Benefits of manufacturing in India

Discussion in 'Press Releases' started by fispl, Jul 17, 2006.

  1. alan white
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    alan white Senior Member

    Longliner, I'm not disagreeing with your commentary on Chinese working conditions and pollution standards. I only commented that they are growing economies. I didn't say a word about how wonderful this is, or for that matter, how terrible it is. If you can show me how you were led to think, "a blind man can see this ,,, take a good ,,good look around time to smell the coffey,,,----------- as if I don't see it, or had argued in favor of child labor and billowing black smoke, I'll say, "Oops!"
    It's funny how people who completely agree about the basic problem of rampant industrialization can't discuss the topic without making broad assumptions about the intentions of the one they're talking with.
    I almost bever buy Chinese products for a lot of reasons, not the least of which is I don't wish to support the manufacture of goods at such humanistic cost. Just last week i bought a pair of American made steel-toed boots. This week I am searching hard for an American made Delta or Powermatic bandsaw----- used. Home Depot has exactly what I need for only $349.00.
    It's Chinese, unfortunately. A bargain for me, but that casting was almost certainly produced without much regard for things I like to support, like clean air for example.
    My drill press is an old Craftsman. My table saw an American Delta. Ditto virtually all of my power tools, hand tools, mechanic tools, welders, furniture, clothes----- almost without exception.
    I burn only American fuel to heat my home----- wood. As far as I'm concerned, it is fine if you or anyone else here chooses to buy Chinese or Indian or any other emerging third world country out there.
    Just know where the problem really originates. Someone has to buy all those products. Look around your shop, your home, your garage, your closets.
    Then tell me what the problem is.

    Alan
     
  2. Frosty

    Frosty Previous Member

    That is very admirable of you alen, and if you do that well it is your choice. I hate to say that you are pissing in to the wind doing this on your own, but I take my hat off to you.

    Are you saying that if we all adopted this --"buy my own country product thing" that this would bring down cost of maunufacturing-- said home product to levels on par with asian under develpoed countries. yet still taking care of pollution and environmental consiquences?
     
  3. alan white
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    alan white Senior Member

    No. I drive a Toyota truck, which imports less oil, if not vehicles. I'm not jingoistic at all. I do believe in sustainable living, which means responsible support of local products. It is a fallacy that we couldn't live without Wal Mart. While they sell American groceries, virtually everything else is Chinese.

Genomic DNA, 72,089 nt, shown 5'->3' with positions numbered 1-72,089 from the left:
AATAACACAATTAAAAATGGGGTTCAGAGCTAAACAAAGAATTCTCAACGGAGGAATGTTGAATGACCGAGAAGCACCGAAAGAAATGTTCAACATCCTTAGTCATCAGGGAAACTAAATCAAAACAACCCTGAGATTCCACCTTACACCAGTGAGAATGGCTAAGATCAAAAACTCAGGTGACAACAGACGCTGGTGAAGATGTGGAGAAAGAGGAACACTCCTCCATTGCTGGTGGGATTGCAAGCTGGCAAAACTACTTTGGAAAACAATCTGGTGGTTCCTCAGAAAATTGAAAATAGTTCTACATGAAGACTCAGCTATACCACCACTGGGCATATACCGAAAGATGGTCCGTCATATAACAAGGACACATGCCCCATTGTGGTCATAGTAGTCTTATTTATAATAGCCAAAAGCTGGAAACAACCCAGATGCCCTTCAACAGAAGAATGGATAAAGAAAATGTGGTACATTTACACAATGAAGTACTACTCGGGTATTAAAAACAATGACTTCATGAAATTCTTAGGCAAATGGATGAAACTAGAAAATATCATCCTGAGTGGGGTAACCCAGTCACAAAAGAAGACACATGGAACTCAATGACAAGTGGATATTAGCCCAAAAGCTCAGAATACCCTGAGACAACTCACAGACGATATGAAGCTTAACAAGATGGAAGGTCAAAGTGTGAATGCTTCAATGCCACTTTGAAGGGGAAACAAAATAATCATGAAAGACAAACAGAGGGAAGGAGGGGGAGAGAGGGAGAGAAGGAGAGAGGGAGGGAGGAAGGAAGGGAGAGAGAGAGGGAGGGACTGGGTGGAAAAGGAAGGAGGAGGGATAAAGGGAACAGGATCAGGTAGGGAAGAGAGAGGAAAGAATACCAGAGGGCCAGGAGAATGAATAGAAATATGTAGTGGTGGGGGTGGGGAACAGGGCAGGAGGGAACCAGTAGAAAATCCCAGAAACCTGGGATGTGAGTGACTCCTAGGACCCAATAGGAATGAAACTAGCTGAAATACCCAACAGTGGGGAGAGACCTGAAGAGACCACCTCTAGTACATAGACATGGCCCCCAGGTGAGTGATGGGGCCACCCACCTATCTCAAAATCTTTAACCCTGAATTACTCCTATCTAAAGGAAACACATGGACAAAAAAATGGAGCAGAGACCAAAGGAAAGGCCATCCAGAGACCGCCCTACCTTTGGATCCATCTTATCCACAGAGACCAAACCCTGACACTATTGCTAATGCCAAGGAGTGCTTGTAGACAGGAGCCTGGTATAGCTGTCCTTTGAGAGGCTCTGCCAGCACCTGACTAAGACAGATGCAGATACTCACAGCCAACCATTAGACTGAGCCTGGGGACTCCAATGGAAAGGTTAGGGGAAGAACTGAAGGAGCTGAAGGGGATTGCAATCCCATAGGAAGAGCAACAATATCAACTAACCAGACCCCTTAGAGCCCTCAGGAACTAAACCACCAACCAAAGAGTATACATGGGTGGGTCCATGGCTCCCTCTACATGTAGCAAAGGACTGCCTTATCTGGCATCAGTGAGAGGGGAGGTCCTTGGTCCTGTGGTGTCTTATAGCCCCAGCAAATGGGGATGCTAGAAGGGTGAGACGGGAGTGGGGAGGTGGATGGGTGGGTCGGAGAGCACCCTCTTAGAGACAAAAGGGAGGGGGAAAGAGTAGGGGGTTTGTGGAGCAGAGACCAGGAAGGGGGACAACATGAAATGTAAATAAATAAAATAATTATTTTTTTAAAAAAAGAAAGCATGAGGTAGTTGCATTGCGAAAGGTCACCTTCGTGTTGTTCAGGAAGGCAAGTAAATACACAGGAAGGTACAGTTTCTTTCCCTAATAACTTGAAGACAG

I find that the things I really need------ food, shelter, fuel, etc., are domestic products anyway. What is amazing to me is how few people realize how simple it would be to pay more for the more peripheral items and support the one economy that makes their lives better. They save money on the front end, if electronics and clothes and weed wackers and rugs are their thing. They pay back on the back end though, when their neighbors lose their jobs and their government is borrowing money from China to feed the consumer-driven stock market. The president goes on TV to demonstrate his credit card in action at a department store, but what isn't seen is where the money comes from, and what it means in terms of national security and eventual economic servitude, as a consumer of all things.
    The cost of domestic manufacturing involves one obvious factor---- higher prices--- and a hidden one--- a higher standard of living and security for future generations. My mother never worked except at home. We had no cell phones, cable TV, Malasian furniture, we wore $4.00 Keds sneakers, our bicycles weighed a ton, and the doctor came to our house. Sound familiar?
    In today's dollars, a skilsaw cost $250.00 in 1973. Today, thanks to foreign competition, primarily from China, a skilsaw costs $100.00. Yet, I don't remember hard times. These are hard times, with a 100k family income and the baby still goes to daycare. Not because it's necessary, but because we've lost our way. Or they have. I hide up here in the woods and watch as it creeps in. God forbid the stock market should crash.

    Alan
     
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  4. longliner45